Days after Dussehra, Delhi's air quality slips to 'very poor', authorities warn further deterioration in coming weeks

New Delhi: Delhi's air quality remained in the "very poor" category for the second consecutive day Sunday even as authorities warned that it may further deteriorate in the next couple of days. The overall Air Quality Index (AQI) of Delhi was recorded at 301, which falls in the 'very poor' category, said the data from the Central Pollution Control Board (CPCB). On Saturday, a haze engulfed the national capital and the worst air quality of this season was recorded at AQI 324.

Representational image. PTI

Representational image. PTI

Anand Vihar, Mundaka, Narela, Dwarka Sector 8, Nehru Nagar and Rohini all showed 'very poor' air quality and are inching towards severe pollution levels, it said. An AQI between 0 and 50 is considered "good", 51 and 100 "satisfactory", 101 and 200 "moderate", 201 and 300 "poor", 301 and 400 "very poor", and 401 and 500 "severe". The Supreme Court appointed Environment Protection Control Authority (EPCA) on Friday held a meeting with state governments and Delhi government officials to discuss the pollution situation in the national capital.

An EPCA member on Friday said stock of the situation was taken and it was decided that special attention would be given to vulnerable hotspots where 'poor' or 'very poor' air quality is observed. The PM2.5 (presence of particles in the air with a diameter of less than 2.5 micrometres) touched a new high at 167. The PM 2.5, also called "fine particulates", can be a matter of more serious health concern than PM10. The PM10 level (presence of particles in the air with a diameter of less than 10 micrometres) in Delhi stood at 293, according to the data from the Centre-run System of Air Quality Forecasting and Research (SAFAR).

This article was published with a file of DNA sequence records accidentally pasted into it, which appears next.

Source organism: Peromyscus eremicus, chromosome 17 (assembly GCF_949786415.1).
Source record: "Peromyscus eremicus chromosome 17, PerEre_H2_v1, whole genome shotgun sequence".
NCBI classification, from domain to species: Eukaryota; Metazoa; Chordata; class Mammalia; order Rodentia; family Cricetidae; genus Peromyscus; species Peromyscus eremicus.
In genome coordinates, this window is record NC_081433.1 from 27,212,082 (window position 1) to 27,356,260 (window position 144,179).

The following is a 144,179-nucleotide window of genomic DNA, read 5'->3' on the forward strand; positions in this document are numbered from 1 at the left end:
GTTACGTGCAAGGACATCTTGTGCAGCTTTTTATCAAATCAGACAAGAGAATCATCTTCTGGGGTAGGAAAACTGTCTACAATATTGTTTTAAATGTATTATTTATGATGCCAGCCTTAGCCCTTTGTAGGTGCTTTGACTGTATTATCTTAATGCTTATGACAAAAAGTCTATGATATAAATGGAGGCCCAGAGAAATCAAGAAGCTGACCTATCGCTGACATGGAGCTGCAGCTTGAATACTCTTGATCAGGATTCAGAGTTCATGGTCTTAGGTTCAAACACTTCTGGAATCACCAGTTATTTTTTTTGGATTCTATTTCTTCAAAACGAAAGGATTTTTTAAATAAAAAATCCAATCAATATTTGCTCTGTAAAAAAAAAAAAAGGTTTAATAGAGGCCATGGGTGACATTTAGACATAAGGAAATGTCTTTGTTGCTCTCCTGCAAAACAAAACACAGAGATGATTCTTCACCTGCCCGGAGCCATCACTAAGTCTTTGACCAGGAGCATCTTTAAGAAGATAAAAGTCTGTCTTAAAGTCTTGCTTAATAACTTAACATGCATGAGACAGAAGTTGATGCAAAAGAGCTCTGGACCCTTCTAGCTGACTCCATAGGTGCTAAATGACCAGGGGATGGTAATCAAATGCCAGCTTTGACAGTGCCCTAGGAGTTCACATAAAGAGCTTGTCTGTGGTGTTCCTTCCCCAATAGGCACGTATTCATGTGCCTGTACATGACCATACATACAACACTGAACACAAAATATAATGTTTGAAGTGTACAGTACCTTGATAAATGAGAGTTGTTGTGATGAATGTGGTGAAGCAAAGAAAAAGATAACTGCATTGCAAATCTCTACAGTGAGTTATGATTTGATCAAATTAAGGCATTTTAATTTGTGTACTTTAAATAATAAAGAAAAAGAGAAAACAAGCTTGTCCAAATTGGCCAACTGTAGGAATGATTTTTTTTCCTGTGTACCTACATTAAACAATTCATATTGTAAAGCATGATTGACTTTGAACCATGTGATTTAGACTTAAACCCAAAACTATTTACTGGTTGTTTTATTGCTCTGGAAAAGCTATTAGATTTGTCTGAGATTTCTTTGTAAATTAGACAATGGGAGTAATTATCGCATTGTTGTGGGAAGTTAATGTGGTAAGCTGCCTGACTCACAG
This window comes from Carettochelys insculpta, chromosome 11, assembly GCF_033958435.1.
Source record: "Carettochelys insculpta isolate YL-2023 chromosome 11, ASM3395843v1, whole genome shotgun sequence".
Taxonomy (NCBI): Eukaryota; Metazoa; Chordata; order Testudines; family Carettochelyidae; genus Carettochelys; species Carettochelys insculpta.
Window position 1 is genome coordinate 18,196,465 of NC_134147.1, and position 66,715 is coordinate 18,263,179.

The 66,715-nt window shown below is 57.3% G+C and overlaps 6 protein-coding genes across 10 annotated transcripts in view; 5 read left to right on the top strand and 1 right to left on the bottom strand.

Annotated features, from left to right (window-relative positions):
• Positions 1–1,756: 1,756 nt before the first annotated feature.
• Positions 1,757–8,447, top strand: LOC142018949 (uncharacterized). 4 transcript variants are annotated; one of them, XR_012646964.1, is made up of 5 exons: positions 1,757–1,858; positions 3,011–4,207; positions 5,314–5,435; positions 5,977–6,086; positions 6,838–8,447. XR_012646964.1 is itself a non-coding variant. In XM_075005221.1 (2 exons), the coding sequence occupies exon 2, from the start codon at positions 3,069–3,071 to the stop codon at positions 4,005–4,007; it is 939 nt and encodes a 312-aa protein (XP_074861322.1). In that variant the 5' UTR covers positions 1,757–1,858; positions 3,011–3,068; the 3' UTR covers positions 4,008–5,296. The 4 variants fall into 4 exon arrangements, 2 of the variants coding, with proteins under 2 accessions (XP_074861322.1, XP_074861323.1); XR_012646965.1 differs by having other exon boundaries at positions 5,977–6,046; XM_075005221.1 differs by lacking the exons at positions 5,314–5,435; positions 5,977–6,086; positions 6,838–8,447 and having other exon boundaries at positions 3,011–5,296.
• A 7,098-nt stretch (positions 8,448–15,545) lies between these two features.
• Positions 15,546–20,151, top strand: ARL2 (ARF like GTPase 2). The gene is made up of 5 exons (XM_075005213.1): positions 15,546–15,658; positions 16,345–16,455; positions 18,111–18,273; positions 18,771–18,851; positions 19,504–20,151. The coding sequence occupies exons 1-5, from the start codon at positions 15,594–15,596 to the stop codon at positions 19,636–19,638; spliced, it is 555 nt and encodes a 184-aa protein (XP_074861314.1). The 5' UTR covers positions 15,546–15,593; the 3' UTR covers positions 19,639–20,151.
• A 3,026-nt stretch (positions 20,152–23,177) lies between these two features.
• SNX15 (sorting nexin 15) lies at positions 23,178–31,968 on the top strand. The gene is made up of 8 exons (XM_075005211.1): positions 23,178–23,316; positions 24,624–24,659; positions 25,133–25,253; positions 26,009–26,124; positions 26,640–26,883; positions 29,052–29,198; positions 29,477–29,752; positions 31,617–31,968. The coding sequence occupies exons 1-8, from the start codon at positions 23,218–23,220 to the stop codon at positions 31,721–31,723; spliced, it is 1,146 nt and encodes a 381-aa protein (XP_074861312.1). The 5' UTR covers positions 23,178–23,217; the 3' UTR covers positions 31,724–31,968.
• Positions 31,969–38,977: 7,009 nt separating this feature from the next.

A CPCB official said a number of factors were responsible for the deteriorating air quality, including vehicular pollution, construction activities and meteorological factors like the direction of wind which is now flowing from the stubble burning areas. Satellite imagery by NASA shows countless spot fires already burning in Haryana and Punjab.

Delhi chief minister Arvind Kejriwal had on Friday warned that the city would become a "gas chamber soon" as the Centre, Punjab and Haryana governments did "absolutely nothing" for farmers involved in stubble burning. "Very sad that Central, Punjab and Haryana governments did absolutely nothing for the farmers. As a result, the farmers will suffer on one hand and Delhi will become a gas chamber soon (sic)," he tweeted.


Updated Date: Oct 22, 2018 06:48 AM

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